MARK KARLIN, EDITOR OF BUZZFLASH AT TRUTHOUT
Judge Merrick Garland's judicial rulings and Republican fans -- including arch-conservative Sen. Orrin Hatch (R-Utah) and the more-right-wing-than-you-might-realize presidential candidate and Ohio Gov. John Kasich -- indicate that Garland is about as weak as you can get, when it comes to a "liberal" Supreme Court nominee. Yet many Republicans continue to refuse to even consider the nomination.
However, the reasons behind the Republican opposition are not as straightforward as they may appear. The New York Times (NYT) has offered an additional key factor behind Senate Majority Leader Mitch McConnell's obdurate opposition to even allowing hearings on the Garland nomination: The NRA opposes it.
In a March 24 editorial, the NYT editorial board opined:
It turns out that the most important voice in the Supreme Court nomination battle is not the American people’s, as Senate Republicans have insisted from the moment Justice Antonin Scalia died last month. It is not even that of the senators. It’s the National Rifle Association’s.
That is what the majority leader, Mitch McConnell, said the other day when asked about the possibility of considering and confirming President Obama’s nominee, Judge Merrick Garland, after the November elections. “I can’t imagine that a Republican majority in the United States Senate would want to confirm, in a lame-duck session, a nominee opposed by the National Rifle Association,” he told “Fox NewsSunday.”
We recently noted that the NRA represents a core financial backer of the Republican Party (and many individual non-urban Democratic politicians), and plays a vigorous role in turning out its members during elections.
HARVEY WASSERMAN FOR BUZZFLASH AT TRUTHOUT
Our American president’s long-overdue visit to Cuba has been a great thing for many reasons.
But maybe our elected officials should cease their hypocritical yapping about the human rights situation in Cuba until they come clean about what’s happening here in the United States.
To be sure, there is much to say about how this authoritarian regime has handled dissent. The details abound in the corporate media.
But the idea of the United States lecturing Cuba or any other country on this planet about human rights comes down somewhere between embarrassing and nauseating.
ROBERT C. KOEHLER FOR BUZZFLASH AT TRUTHOUT
The pols cry glory and revenge. They cry security. They cry greatness.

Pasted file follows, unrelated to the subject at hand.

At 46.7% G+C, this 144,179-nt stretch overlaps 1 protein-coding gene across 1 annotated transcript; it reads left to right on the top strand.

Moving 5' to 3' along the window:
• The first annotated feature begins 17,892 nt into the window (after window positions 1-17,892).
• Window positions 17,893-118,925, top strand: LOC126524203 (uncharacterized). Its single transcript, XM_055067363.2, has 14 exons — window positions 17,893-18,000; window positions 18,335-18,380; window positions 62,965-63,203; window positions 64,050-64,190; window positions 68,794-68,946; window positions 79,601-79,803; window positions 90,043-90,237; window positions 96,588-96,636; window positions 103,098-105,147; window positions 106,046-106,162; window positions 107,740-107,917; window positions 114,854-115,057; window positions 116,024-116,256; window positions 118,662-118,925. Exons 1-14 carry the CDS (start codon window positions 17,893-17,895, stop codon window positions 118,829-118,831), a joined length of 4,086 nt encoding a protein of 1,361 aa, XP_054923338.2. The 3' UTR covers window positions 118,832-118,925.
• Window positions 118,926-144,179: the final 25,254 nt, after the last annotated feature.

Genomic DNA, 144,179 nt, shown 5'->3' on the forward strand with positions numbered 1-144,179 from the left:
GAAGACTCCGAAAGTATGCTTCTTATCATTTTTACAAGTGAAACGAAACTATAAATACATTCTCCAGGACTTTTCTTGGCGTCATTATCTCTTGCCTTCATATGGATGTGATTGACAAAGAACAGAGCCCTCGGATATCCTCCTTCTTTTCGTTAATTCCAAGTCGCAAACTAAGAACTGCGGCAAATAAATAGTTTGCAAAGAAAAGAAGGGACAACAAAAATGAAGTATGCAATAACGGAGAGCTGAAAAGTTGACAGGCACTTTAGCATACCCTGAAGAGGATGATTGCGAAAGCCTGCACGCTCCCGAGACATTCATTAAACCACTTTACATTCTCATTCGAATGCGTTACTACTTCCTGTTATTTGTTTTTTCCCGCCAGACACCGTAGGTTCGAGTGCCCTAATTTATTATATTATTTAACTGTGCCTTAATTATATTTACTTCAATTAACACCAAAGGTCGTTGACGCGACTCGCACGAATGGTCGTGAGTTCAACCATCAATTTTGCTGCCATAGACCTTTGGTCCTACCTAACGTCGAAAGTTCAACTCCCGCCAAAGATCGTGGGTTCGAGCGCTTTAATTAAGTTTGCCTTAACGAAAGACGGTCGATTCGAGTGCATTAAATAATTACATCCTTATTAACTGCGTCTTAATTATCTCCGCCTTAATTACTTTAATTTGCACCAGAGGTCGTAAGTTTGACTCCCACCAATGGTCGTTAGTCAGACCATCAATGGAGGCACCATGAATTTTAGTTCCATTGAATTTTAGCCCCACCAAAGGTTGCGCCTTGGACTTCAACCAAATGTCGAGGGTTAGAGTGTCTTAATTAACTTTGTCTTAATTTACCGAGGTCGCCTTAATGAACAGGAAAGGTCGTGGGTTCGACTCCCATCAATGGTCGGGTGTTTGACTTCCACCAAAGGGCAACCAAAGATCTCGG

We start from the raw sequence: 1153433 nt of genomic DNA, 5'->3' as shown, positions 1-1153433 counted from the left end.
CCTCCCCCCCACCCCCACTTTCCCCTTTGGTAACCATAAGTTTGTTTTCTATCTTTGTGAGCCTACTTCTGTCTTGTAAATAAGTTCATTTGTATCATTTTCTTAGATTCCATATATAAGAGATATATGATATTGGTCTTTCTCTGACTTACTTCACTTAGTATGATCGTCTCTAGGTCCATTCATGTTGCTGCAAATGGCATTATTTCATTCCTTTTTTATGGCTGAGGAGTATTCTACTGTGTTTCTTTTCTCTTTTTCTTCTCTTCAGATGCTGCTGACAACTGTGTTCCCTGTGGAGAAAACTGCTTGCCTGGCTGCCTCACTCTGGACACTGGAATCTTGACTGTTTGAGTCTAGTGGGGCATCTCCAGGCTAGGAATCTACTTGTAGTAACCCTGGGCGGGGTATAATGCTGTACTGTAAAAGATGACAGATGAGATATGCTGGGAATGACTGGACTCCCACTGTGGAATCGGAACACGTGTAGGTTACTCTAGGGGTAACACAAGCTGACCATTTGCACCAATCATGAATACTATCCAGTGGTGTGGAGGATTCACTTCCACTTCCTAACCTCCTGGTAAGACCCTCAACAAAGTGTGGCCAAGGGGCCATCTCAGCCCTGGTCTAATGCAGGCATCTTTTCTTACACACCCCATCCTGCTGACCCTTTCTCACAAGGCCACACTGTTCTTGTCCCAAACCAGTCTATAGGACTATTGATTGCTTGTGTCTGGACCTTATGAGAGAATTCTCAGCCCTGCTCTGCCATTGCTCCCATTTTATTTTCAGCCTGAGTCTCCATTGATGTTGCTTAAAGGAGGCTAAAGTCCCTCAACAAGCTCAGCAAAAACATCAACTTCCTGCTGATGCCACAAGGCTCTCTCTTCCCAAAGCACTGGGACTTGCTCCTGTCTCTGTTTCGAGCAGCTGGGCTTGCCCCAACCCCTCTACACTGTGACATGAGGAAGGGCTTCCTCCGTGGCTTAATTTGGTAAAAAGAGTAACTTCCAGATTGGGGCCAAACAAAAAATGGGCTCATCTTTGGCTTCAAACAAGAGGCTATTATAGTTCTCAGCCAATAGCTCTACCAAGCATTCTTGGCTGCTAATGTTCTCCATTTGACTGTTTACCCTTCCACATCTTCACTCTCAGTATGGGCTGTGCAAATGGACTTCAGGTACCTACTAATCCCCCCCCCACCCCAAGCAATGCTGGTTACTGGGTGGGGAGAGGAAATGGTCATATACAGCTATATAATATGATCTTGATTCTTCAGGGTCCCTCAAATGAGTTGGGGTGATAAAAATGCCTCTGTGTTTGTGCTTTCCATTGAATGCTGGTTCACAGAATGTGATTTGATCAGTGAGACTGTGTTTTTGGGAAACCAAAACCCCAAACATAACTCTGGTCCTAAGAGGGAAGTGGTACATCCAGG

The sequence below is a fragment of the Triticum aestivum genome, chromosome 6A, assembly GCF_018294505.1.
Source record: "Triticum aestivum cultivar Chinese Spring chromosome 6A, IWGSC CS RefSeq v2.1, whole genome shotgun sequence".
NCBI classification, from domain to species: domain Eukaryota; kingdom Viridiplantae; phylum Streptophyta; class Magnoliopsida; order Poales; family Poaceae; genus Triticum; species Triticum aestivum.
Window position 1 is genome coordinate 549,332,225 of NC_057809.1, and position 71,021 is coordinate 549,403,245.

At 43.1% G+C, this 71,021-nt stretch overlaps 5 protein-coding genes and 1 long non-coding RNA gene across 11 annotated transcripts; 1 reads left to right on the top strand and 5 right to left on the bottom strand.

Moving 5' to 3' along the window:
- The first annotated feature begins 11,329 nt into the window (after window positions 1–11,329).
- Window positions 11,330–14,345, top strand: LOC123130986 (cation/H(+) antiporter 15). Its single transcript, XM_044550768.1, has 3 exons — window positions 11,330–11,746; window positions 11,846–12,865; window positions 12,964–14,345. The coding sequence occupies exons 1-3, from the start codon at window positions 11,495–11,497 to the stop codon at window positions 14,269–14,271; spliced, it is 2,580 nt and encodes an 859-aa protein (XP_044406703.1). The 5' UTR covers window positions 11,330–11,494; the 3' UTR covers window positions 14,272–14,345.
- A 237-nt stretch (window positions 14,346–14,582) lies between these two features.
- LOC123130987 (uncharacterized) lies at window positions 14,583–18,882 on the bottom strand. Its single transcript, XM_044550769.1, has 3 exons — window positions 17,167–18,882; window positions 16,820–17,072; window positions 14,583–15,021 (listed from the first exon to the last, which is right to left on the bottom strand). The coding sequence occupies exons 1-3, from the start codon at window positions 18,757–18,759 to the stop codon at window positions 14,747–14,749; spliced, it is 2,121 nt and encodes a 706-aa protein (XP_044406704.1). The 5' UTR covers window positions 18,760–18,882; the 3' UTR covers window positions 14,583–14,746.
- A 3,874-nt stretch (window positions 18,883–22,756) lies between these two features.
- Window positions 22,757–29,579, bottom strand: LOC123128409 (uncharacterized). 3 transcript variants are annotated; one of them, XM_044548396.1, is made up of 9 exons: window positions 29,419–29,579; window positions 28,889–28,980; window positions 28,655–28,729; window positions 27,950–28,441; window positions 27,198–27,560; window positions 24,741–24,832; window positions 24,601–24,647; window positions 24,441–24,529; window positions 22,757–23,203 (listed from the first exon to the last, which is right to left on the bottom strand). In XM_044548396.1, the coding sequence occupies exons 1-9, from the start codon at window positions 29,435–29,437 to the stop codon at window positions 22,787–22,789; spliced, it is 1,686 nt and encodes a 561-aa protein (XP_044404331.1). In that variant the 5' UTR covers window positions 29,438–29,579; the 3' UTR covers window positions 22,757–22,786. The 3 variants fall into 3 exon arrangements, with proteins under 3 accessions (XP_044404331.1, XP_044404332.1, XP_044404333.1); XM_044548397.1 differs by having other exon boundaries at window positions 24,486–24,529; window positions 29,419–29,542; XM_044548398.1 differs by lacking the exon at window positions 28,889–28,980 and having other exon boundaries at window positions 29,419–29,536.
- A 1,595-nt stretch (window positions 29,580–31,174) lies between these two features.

Then they stick in the needle, or the missile or the rifle shell, or the nuclear bomb. Or at least they imagine doing so. This will fix the world. And they approve more funding for war.
U.S. militarism, and the funding -- and the fearmongering -- that sustain it are out of control . . . in the same way, perhaps, that stage 4 cancer is out of control.
We talk about "the Pentagon" as though it were a rational entity, hierarchically in control of what it does, dispensable as needed to trouble spots around the world: a tool of America’s commander in chief and, therefore, of the American people. The reality, undiscussed on the evening news or the presidential debates, is something a little different. The American military is an unceasing hemorrhage of cash and aggression, committed -- perhaps only at the unconscious level -- to nothing more than its own perpetuation, which is to say, endless war.
MARK KARLIN, EDITOR OF BUZZFLASH AT TRUTHOUT
Bob Fitrakis and Harvey Wasserman, in a 2015 commentary in Free Press, rightfully charged that the ruinous "war on drugs" had its origins in a nefarious motive that had little to do with concern about harmful drug use:
The Drug War was officially born June 17, 1971, when Richard Nixon pronounced drugs to be “public enemy number one.” In a nation wracked by poverty, racial tension, injustice, civil strife, ecological disaster, corporate domination, a hated Vietnam War and much more, drugs seemed an odd choice.
In fact, the Drug War’s primary target[s were] Black[s] and young voters.
As the Vietnam War ended -- and massive youth political protest subsided -- the war on drugs rapidly took a two-tier track: incarceration for even the most minor drug "offenses" for people of color, while whites of means were generally treated leniently by the legal system for drug use. The war on drugs became embedded in the post-Civil Rights era society as a gruesome and destructive re-emergence of Jim Crow policy. It was supported in full force by the national, state, county and city police and court systems, as a means of suppressing and punishing Blacks for having survived slavery -- and a means of continuing to systematically exploit them, long after official slavery had been outlawed.